The Lawyer Africa Elite 2014 features an in-depth look at 46 leading independent firms’ strategies in 15 key sub-Saharan jurisdictions, as well as the views of in-house counsel from some of Africa’s largest companies... Read more
This year, The Lawyer’s annual ranking of the largest UK law firms by turnover is available as an interactive, digital benchmarking tool. For the first time this will allow you to manipulate each data set against the metrics of your choice.
McDermott Will & Emery’s client Polygon Investment Partners has backed down in its high-profile dispute with British Energy.
London corporate head William Charnley and head of international disputes John Reynolds advised rebel British Energy shareholder Polygon on its battle with the company and the bondholders. The firm has a longstanding relationship with Polygon.
The debate concerned a resolution proposed by Polygon against the Government-backed restructuring of British Energy. However, the parties reached a non-financial settlement on 30 September, and Polygon is now in the unusual position of having to vote with the company at the extraordinary general meeting (EGM) that the hedge fund requisitioned.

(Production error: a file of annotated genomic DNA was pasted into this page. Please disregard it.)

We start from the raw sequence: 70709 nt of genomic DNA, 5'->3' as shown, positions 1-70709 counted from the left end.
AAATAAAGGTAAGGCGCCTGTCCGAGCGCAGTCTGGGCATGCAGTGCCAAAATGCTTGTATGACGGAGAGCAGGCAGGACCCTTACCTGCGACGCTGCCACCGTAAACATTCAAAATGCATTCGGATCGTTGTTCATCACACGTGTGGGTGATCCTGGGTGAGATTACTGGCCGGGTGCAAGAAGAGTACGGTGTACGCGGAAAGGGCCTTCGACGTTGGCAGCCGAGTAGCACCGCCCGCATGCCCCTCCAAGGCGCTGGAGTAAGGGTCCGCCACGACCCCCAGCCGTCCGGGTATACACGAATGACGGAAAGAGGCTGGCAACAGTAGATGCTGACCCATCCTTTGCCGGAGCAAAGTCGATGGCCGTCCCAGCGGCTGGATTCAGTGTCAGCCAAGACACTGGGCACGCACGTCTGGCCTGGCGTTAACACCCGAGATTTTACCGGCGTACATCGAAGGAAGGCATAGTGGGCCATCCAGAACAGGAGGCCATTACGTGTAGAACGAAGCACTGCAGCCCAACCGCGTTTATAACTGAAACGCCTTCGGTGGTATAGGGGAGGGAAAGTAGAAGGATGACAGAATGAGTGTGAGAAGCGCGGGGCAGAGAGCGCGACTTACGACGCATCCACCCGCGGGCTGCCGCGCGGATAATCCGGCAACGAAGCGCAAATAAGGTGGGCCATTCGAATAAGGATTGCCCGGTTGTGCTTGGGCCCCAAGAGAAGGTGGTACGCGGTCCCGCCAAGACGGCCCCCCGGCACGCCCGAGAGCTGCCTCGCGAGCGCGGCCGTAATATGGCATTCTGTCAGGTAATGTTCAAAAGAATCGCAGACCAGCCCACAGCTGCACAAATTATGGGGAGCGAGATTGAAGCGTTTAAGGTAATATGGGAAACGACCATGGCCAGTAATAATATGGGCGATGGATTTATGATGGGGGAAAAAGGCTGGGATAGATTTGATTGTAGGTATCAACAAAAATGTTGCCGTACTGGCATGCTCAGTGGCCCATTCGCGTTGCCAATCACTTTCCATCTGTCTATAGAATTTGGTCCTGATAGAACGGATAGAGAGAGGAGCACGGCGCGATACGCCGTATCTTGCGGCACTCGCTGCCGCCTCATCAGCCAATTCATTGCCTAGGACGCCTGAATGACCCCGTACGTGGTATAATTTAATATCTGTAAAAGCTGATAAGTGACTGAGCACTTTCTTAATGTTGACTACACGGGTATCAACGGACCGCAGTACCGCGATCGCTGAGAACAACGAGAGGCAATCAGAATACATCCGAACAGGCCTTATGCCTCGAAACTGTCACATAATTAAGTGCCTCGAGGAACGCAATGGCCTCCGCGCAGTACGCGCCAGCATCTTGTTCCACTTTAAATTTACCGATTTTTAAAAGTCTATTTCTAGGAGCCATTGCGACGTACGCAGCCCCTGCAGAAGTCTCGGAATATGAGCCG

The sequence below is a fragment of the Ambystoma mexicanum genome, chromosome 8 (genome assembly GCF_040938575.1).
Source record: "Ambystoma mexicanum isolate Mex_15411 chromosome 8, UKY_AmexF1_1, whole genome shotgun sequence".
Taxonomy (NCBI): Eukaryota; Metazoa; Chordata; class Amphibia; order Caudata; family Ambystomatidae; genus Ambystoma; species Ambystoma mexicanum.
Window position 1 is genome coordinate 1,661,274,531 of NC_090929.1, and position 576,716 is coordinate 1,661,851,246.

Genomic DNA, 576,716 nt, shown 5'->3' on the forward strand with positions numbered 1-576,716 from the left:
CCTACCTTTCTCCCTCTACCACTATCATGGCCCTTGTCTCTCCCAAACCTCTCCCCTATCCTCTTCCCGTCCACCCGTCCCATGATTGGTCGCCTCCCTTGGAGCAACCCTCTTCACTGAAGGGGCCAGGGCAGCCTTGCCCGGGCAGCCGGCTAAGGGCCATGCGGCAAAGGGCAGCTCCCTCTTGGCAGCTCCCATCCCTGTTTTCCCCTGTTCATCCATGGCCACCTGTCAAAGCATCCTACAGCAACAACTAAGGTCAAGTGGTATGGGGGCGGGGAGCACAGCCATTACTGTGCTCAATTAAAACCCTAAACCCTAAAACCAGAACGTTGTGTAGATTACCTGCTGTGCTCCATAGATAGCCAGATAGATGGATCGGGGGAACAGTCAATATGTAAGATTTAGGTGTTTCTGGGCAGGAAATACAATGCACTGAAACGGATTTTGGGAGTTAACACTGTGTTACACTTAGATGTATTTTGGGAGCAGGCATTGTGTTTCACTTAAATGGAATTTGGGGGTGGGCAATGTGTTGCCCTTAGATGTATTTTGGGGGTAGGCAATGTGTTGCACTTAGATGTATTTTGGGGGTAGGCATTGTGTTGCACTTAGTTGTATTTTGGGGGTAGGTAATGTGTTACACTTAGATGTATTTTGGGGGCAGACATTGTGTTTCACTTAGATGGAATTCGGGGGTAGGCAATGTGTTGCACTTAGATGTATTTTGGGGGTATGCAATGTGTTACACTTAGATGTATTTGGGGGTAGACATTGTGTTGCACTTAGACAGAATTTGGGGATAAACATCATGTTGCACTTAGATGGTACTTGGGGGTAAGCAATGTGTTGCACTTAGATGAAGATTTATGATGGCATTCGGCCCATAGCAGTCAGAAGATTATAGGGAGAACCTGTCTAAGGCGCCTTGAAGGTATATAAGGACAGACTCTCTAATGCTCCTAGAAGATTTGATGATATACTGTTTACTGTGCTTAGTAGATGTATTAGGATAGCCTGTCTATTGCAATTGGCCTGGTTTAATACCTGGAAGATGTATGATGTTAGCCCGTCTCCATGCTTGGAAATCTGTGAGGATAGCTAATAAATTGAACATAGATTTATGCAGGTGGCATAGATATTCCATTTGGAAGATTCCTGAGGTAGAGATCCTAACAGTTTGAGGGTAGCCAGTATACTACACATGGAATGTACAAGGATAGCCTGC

Litigation against Polygon by British Energy and the bondholders, advised by Clifford Chance and Cadwalader Wickersham & Taft respectively, was withdrawn when the hedge fund agreed to settle.
The settlement leaves Stark Investments as the largest shareholder in British Energy. Stark, owned by Wisconsin fund manager Brian Stark, is understood to be a bondholder and is therefore expected to vote for restructuring along with the bondholder committee. Stark did not return calls for comment.
Financial litigation partner Michelle Duncan is heading the Cadwalader team advising the bondholders, who are still pursuing actions against British Energy and shareholder Brandes Investment Partners.
Brandes, advised by Travers Smith Braithwaite corporate finance head Spencer Summerfield and litigation partner Andrew King, still faces a claim for wrongful procurement and breach of contract. Meanwhile, there is also ongoing litigation against British Energy, in which the bondholders are asking for a declaration that the restructuring agreement is binding.
But all eyes will be on the EGM on 22 October, where the company and the bondholders will hope that the Polygon turnaround is enough to secure British Energy’s future.
The hedge fund’s general counsel, Sean Coate, declined to comment.